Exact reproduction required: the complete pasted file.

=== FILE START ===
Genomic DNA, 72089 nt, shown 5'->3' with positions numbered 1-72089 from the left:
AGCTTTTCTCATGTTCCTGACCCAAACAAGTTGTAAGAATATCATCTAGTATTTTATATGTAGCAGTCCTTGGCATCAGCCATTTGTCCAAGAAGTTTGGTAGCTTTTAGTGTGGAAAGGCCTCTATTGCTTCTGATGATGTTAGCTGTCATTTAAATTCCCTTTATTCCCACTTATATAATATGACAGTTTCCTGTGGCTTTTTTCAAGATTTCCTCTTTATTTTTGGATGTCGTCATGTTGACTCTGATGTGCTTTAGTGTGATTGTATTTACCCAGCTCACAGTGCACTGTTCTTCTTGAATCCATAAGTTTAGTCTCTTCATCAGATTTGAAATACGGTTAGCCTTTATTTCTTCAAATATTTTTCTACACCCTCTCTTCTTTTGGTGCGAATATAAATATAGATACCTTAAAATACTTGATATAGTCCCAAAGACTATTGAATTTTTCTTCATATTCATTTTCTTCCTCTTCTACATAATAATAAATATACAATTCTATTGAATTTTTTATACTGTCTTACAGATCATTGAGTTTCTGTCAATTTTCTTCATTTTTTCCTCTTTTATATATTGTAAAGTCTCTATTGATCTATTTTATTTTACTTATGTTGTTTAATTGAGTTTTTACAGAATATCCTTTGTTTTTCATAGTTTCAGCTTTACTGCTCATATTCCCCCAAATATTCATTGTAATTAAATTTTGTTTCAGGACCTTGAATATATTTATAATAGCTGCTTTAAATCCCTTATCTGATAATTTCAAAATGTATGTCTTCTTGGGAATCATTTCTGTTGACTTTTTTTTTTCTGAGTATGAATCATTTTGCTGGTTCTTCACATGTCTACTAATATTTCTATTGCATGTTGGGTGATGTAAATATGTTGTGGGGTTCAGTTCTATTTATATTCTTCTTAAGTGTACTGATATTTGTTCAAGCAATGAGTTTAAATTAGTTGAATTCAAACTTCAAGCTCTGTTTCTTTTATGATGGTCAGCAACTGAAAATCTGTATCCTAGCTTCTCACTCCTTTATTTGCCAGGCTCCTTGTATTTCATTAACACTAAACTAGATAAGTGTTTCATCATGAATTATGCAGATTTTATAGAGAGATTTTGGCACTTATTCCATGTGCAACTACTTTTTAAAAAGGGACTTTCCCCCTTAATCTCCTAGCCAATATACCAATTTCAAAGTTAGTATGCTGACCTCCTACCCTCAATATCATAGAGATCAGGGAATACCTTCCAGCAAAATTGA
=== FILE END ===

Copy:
Genomic DNA, 72089 nt, shown 5'->3' with positions numbered 1-72089 from the left:
AGCTTTTCTCATGTTCCTGACCCAAACAAGTTGTAAGAATATCATCTAGTATTTTATATGTAGCAGTCCTTGGCATCAGCCATTTGTCCAAGAAGTTTGGTAGCTTTTAGTGTGGAAAGGCCTCTATTGCTTCTGATGATGTTAGCTGTCATTTAAATTCCCTTTATTCCCACTTATATAATATGACAGTTTCCTGTGGCTTTTTTCAAGATTTCCTCTTTATTTTTGGATGTCGTCATGTTGACTCTGATGTGCTTTAGTGTGATTGTATTTACCCAGCTCACAGTGCACTGTTCTTCTTGAATCCATAAGTTTAGTCTCTTCATCAGATTTGAAATACGGTTAGCCTTTATTTCTTCAAATATTTTTCTACACCCTCTCTTCTTTTGGTGCGAATATAAATATAGATACCTTAAAATACTTGATATAGTCCCAAAGACTATTGAATTTTTCTTCATATTCATTTTCTTCCTCTTCTACATAATAATAAATATACAATTCTATTGAATTTTTTATACTGTCTTACAGATCATTGAGTTTCTGTCAATTTTCTTCATTTTTTCCTCTTTTATATATTGTAAAGTCTCTATTGATCTATTTTATTTTACTTATGTTGTTTAATTGAGTTTTTACAGAATATCCTTTGTTTTTCATAGTTTCAGCTTTACTGCTCATATTCCCCCAAATATTCATTGTAATTAAATTTTGTTTCAGGACCTTGAATATATTTATAATAGCTGCTTTAAATCCCTTATCTGATAATTTCAAAATGTATGTCTTCTTGGGAATCATTTCTGTTGACTTTTTTTTTTCTGAGTATGAATCATTTTGCTGGTTCTTCACATGTCTACTAATATTTCTATTGCATGTTGGGTGATGTAAATATGTTGTGGGGTTCAGTTCTATTTATATTCTTCTTAAGTGTACTGATATTTGTTCAAGCAATGAGTTTAAATTAGTTGAATTCAAACTTCAAGCTCTGTTTCTTTTATGATGGTCAGCAACTGAAAATCTGTATCCTAGCTTCTCACTCCTTTATTTGCCAGGCTCCTTGTATTTCATTAACACTAAACTAGATAAGTGTTTCATCATGAATTATGCAGATTTTATAGAGAGATTTTGGCACTTATTCCATGTGCAACTACTTTTTAAAAAGGGACTTTCCCCCTTAATCTCCTAGCCAATATACCAATTTCAAAGTTAGTATGCTGACCTCCTACCCTCAATATCATAGAGATCAGGGAATACCTTCCAGCAAAATTGA